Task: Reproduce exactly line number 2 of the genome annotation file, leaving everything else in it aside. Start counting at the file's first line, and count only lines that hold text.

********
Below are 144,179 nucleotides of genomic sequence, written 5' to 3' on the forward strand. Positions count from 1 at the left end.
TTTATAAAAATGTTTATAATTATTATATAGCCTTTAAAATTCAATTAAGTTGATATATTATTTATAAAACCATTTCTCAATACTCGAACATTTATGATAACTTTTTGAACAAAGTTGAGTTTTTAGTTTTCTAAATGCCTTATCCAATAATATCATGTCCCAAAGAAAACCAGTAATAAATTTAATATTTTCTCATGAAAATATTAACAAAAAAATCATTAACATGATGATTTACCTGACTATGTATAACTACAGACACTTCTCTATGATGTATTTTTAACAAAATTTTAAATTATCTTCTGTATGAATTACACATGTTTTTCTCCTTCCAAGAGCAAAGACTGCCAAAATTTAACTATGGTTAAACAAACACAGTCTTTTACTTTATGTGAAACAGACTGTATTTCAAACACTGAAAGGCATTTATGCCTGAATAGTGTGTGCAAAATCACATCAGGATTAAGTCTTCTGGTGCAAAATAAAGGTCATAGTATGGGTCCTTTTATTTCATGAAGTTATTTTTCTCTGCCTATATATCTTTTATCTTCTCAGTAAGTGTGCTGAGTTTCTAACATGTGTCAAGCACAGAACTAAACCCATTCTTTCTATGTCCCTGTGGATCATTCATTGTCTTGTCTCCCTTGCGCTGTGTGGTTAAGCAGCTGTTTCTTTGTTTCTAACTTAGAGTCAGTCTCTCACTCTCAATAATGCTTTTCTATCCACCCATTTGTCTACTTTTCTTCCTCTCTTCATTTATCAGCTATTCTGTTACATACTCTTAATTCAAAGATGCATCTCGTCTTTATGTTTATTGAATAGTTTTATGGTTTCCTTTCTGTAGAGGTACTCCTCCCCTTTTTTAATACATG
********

TTTATAAAAATGTTTATAATTATTATATAGCCTTTAAAATTCAATTAAGTTGATATATTATTTATAAAACCATTTCTCAATACTCGAACATTTATGATAACTTTTTGAACAAAGTTGAGTTTTTAGTTTTCTAAATGCCTTATCCAATAATATCATGTCCCAAAGAAAACCAGTAATAAATTTAATATTTTCTCATGAAAATATTAACAAAAAAATCATTAACATGATGATTTACCTGACTATGTATAACTACAGACACTTCTCTATGATGTATTTTTAACAAAATTTTAAATTATCTTCTGTATGAATTACACATGTTTTTCTCCTTCCAAGAGCAAAGACTGCCAAAATTTAACTATGGTTAAACAAACACAGTCTTTTACTTTATGTGAAACAGACTGTATTTCAAACACTGAAAGGCATTTATGCCTGAATAGTGTGTGCAAAATCACATCAGGATTAAGTCTTCTGGTGCAAAATAAAGGTCATAGTATGGGTCCTTTTATTTCATGAAGTTATTTTTCTCTGCCTATATATCTTTTATCTTCTCAGTAAGTGTGCTGAGTTTCTAACATGTGTCAAGCACAGAACTAAACCCATTCTTTCTATGTCCCTGTGGATCATTCATTGTCTTGTCTCCCTTGCGCTGTGTGGTTAAGCAGCTGTTTCTTTGTTTCTAACTTAGAGTCAGTCTCTCACTCTCAATAATGCTTTTCTATCCACCCATTTGTCTACTTTTCTTCCTCTCTTCATTTATCAGCTATTCTGTTACATACTCTTAATTCAAAGATGCATCTCGTCTTTATGTTTATTGAATAGTTTTATGGTTTCCTTTCTGTAGAGGTACTCCTCCCCTTTTTTAATACATG